Do you have a hobby that you love? Is this pastime something you could monetize? Elementary education teacher Julie Shrum figured out how to turn her interests into successful side hustles—she has not one, but two businesses of her own. This hard working young teacher has great experiences to share about connecting with your inner entrepreneur. Affiliate links for the products she uses are included in this article as well. Should you click on one, I might make a little commission which helps my side hustle.
According to Julie, the best way to connect with a side hustle is to figure out your passions. After joining a sorority in college, she saw quickly how she could monetize her love of sewing.
“We wanted to get some shirts made with sewn letters on them,” she said. “The business down the road was charging $25 per shirt. I realized I could do it for much less.”
That lightbulb moment led to Julie’s first business called “Let Her Sew.” Armed with a Brother sewing machine, a rainbow of thread, and a stockpile of fabric, her work took off.
“This was my college side hustle,” she said. “I worked it in around classwork and social events—I sewed shirts between classes. If I didn’t have plans, I could make ten shirts on a Friday night.”
Julie kept sewing once she started teaching, but she slowed her business to the occasional set of curtains and pillows for clients.
“Trying to cut letters for teaching was difficult and time consuming. I was excited to buy the Silhouette, because it made these tasks so much easier,” she said. “I then took a year, tested what the machine could do, tried different materials and vinyls, then decided to start an additional business.”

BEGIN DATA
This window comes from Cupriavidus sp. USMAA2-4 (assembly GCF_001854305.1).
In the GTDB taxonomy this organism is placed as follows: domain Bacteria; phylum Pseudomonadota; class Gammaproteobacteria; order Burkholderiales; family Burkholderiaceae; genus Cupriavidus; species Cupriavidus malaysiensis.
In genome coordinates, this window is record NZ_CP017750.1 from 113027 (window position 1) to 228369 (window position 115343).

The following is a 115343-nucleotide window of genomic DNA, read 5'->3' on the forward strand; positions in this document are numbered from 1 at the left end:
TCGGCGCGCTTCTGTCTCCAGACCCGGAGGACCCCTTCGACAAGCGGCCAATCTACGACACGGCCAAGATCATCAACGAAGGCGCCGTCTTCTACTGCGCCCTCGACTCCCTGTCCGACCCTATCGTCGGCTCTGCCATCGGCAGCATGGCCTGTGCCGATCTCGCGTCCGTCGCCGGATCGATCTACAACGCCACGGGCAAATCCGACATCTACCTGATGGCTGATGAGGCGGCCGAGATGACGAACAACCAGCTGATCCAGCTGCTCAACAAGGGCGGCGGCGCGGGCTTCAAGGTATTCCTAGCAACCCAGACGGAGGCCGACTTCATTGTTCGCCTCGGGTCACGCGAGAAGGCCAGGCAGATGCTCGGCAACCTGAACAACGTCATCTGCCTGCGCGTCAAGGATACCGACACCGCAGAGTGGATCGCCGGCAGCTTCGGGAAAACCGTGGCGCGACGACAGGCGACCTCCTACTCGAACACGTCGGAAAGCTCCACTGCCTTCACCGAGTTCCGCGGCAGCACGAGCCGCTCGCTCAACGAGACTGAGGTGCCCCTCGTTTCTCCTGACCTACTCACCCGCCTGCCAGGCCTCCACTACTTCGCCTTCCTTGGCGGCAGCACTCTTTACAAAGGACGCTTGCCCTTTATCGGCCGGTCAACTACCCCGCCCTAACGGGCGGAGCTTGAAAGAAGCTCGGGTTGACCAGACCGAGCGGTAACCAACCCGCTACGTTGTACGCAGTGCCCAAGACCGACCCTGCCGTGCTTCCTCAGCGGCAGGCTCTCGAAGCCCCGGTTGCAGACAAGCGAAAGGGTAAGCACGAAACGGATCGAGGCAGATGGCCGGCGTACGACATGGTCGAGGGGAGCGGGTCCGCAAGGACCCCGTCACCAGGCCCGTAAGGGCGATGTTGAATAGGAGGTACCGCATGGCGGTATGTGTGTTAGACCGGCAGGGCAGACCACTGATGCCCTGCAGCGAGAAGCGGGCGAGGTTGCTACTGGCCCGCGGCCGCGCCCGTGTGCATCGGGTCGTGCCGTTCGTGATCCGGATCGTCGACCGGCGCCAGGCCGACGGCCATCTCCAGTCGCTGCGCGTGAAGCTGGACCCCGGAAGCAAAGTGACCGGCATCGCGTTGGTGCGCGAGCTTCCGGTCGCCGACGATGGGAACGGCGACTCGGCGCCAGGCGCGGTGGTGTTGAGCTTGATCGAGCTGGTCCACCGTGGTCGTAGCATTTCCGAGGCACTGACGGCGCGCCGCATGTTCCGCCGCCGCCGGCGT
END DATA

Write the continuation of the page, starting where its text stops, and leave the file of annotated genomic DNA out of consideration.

She launched Tweedle last June.
“I bought of bunch of blank items to create. Another big-ticket purchase was the rainbow of vinyl I ordered from myvinyldirect.com,” Julie explained.
“I started with family and friends as customers because I knew they would be honest,” she said.
This feedback is important to hone skills and create a quality product that will sell.
Julie learned quickly that personalized products were incredibly popular.
“Customization sells,” she said. “Monograms, names, pictures—letting people choose what they want is a big deal.”
She then learned important lessons about pricing.
“Even though materials are cheap, your time is worth money,” she noted.
Now that her second business is up and rolling, promotion is another big part of her success.
“I use word of mouth and email, but Facebook and Instagram are important, too,” Julie said. “I try to post on social media once or twice per week.”
Julie keeps records of all her work.
“Always, always, always take pictures of everything you do,” she said.
Aside from the money, what other payoffs do side hustles afford?
“I love what I do!” she said. “Some people get runners’ high—I get crafters’ high.”
Julie also enjoys the affirmation from customers.
“It’s so great knowing that I have this creative talent and that people like it,” she said. “I love the conversations I have with customers—I love getting their ideas and improving them.”
Teaching is a big part of her creative outlet, but so is crafting.
“I need to have vision and creativity right at my fingertips,” she said. “This is a great outlet from education—I’m not just a teacher, after all.”